Revealed: The Peaky Blinders street gang that terrorised Birmingham in the 19th century

September 11, 2013 | by | 0 Comments

Police have revealed never before seen pictures of the real Peaky Blinders – a terrifying Brummie street gang whose story is being told in an explosive new BBC drama tonight.

The gangsters ruled the industrialised areas of Birmingham through the 1880s, 1890s, and early 1900s.

They chillingly earned their nickname by sewing razor blades into the peaks of the caps before headbutting their victims – often causing them to lose their eyes in vicious street fights.

Members of the Peaky Blinders, one of Birmingham's most infamous gangs

Members of the Peaky Blinders, one of Birmingham’s most infamous gangs

Their tale is set to be told in a new drama called ‘Peaky Blinders’ – which airs tonight on BBC 2 tonight with Irish Hollywood star Cillian Murphy in the lead role.

West Midlands Police dug up the original charge sheets of the real Peaky Blinders which had been hidden away in dusty files for over 100 years.

The official police mugshots of baby-faced Harry Fowler, Ernest Bayles, Stephen McHickie and Thomas Gilbert reveal they were jailed for relatively minor offences of “shop-breaking”, “bike theft” and “false pretences” in October 1904.

The black-and-white snaps show the four gangsters sporting distinctive donkey jackets, silk scarfs, bell-bottom trousers, steel-capped boots and a cap worn on the side of the head.

Police records show that Fowler and Bayles stole a bike from Ralph Youster after he left it outside a factory in Henrietta Street for just four minutes.

The duo were caught later trying to sell the cycle.

Vale court was once notorious as a den for prostitutes, while the Park Street Area generally was one of the most deprived, and dangerous, in Victorian Birmingham

Vale court was once notorious as a den for prostitutes, while the Park Street Area generally was one of the most deprived, and dangerous, in Victorian Birmingham

Parts of Garrison Lane resembled a shanty town. It was also home to Henry Lightfoot, one of the first men to be referred to in the press as a Peaky Blinder

Parts of Garrison Lane resembled a shanty town. It was also home to Henry Lightfoot, one of the first men to be referred to in the press as a Peaky Blinder

A small group of fledgling Peakies amid the squalor of Clyde Street

A small group of fledgling Peakies amid the squalor of Clyde Street

And McHickie, who lived on Cuckoo Road, was charged with breaking into a drapers shop just 11 doors up from his own house.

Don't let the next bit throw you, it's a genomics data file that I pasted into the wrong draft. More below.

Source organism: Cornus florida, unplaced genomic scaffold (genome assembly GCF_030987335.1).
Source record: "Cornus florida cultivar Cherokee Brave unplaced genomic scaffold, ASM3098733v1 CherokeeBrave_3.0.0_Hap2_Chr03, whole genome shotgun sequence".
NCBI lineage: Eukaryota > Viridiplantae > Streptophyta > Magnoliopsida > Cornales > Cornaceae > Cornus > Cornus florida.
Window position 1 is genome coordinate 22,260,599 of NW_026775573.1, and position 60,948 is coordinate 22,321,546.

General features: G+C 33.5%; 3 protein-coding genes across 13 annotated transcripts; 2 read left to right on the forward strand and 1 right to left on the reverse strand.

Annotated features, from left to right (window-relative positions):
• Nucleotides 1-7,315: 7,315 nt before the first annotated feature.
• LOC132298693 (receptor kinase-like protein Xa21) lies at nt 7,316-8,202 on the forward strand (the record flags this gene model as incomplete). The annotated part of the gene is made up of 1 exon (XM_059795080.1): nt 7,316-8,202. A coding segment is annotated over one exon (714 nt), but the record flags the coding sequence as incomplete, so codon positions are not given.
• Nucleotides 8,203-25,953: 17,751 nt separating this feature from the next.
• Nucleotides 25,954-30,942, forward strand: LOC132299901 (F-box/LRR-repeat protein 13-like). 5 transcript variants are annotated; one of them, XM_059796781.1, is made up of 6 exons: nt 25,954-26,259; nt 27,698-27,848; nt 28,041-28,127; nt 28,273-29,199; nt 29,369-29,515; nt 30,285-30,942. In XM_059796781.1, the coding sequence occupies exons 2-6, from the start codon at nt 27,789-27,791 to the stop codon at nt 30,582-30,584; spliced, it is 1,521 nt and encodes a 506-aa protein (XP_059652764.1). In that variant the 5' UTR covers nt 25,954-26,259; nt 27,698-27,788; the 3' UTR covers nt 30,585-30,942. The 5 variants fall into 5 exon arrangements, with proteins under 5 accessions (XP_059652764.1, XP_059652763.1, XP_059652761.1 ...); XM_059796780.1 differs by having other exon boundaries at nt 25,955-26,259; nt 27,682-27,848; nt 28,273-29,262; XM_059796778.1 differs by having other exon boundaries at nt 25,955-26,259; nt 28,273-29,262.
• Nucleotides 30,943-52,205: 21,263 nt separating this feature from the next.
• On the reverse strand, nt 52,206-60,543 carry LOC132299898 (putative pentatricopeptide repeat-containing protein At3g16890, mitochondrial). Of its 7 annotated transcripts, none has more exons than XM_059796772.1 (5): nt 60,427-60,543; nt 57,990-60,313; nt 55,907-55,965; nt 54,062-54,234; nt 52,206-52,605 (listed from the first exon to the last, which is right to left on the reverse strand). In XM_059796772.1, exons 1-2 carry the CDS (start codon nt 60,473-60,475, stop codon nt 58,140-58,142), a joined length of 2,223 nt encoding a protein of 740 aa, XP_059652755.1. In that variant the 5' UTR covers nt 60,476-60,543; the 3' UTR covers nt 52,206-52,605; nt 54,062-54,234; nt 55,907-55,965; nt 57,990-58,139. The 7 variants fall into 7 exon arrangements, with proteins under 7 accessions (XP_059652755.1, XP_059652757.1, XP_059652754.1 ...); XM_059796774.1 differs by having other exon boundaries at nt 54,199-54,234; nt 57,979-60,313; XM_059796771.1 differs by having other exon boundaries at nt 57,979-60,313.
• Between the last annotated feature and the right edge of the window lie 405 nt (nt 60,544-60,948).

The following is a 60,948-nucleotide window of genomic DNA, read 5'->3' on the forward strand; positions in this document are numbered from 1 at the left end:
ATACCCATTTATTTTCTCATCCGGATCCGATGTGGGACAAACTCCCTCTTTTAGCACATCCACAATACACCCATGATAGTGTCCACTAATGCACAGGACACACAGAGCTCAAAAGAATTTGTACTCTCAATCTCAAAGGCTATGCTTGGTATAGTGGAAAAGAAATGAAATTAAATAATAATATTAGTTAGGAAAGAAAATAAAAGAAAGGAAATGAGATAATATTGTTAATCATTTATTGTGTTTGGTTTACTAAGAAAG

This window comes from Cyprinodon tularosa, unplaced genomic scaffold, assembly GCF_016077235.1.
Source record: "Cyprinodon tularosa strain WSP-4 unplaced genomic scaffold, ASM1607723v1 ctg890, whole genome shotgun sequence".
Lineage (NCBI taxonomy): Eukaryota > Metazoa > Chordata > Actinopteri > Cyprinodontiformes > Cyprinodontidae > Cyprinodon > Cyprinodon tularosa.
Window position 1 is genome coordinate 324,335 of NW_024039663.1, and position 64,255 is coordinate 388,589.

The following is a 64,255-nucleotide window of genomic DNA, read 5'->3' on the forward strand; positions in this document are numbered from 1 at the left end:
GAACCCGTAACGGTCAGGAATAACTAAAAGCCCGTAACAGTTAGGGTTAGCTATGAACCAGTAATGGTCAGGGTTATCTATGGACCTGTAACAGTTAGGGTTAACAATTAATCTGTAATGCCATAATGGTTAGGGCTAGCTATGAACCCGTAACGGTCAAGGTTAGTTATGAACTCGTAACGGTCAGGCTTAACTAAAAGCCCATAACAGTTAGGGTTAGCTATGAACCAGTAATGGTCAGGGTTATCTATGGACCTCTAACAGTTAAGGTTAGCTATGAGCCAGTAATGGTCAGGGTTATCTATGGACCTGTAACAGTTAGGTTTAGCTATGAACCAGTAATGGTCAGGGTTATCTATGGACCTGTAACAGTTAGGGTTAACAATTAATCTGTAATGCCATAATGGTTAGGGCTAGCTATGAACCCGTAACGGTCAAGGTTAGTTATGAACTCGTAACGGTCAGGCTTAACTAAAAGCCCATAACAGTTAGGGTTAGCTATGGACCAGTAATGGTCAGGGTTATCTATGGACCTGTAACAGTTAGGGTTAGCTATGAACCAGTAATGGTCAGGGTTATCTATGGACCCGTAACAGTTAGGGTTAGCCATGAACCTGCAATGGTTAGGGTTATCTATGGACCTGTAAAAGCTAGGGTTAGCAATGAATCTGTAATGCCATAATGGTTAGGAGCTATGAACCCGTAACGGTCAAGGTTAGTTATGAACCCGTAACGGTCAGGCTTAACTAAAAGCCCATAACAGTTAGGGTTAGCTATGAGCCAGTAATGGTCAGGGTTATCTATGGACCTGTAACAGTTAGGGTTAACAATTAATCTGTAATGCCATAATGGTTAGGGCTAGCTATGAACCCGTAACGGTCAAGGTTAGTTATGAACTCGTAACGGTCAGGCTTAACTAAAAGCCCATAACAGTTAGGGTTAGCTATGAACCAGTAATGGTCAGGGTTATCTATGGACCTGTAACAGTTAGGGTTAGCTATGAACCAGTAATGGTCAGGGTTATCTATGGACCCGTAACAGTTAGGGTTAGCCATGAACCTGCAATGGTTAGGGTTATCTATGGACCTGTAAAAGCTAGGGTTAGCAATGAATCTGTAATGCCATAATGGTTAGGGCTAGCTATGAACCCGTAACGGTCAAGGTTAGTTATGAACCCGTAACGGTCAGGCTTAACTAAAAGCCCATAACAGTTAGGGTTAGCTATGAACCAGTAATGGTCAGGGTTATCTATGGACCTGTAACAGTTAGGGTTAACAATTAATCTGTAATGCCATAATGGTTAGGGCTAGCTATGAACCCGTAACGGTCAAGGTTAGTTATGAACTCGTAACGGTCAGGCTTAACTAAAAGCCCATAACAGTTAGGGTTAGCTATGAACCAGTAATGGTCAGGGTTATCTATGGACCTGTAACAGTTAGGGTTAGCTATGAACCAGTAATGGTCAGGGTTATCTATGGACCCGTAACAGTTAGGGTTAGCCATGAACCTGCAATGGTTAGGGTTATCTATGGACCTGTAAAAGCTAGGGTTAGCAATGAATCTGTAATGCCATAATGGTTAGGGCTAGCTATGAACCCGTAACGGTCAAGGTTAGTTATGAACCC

McHickie’s charge sheet shows he stole stock worth #6 and told the court in mitigation he was trying to feed his wife and two young children.

Court reports from the time refer to the gang members as “foul mouthed young men who stalk the streets in drunken groups, insulting and mugging passers-by.”

West Midlands Police museum worker David Cross, 69, said the pictures were dug up from the largest collection of Victorian and Edwardian prisoners in Britain.

He said: “We have 6,000 Victorian and Edwardian prisoners photographs at the West Midlands police museum.

“To my knowledge it is the largest collection in the country.

“It was quite a strange weapon they used to rob people, although makes sense when you think about it.

“If you can think of your grandfathers ratting cap, it would have had a very hard peak.

“When they would hit someone on the nose with their cap, it would bring tears to their victims eyes and cause temporary blindness, that’s when they’d thump you and rob you.

“It is a very quick manoeuvre – that is how they worked.

“They would target anybody who looked vulnerable, the gentleman on his way to work who didn’t look strong or fit.

“The ladies, the teenage girls, anyone, they would take anything they could convert into money.”

The Peaky Blinders were known as a ruthless gang that made their money from illegal betting, protection rackets and the black market in Birmingham.

They were behind a crime wave that saw them rob people, attack their rivals and even assault the police.

Their previously unheard story is set to be told in the new BBC 2 six-part drama which was written by Birmingham-born Steven Knight.

Irish actor Cillian Murphy plays Tommy Shelby, the leader of the Peaky Blinders, along with Sam Neill and Helen McCrory.

The plot focuses on the Peaky Blinders era of the early 20th century, highlighting the gang members who returned to the poor and crime-ridden streets of Birmingham after World War One.

Knight first had the idea for the drama 17 years ago based on stories he had been told by his parents, who grew up in Small Heath, Birmingham.

* Peaky Blinders starts tonight (Thur) on BBC2 at 9pm.

Category: News

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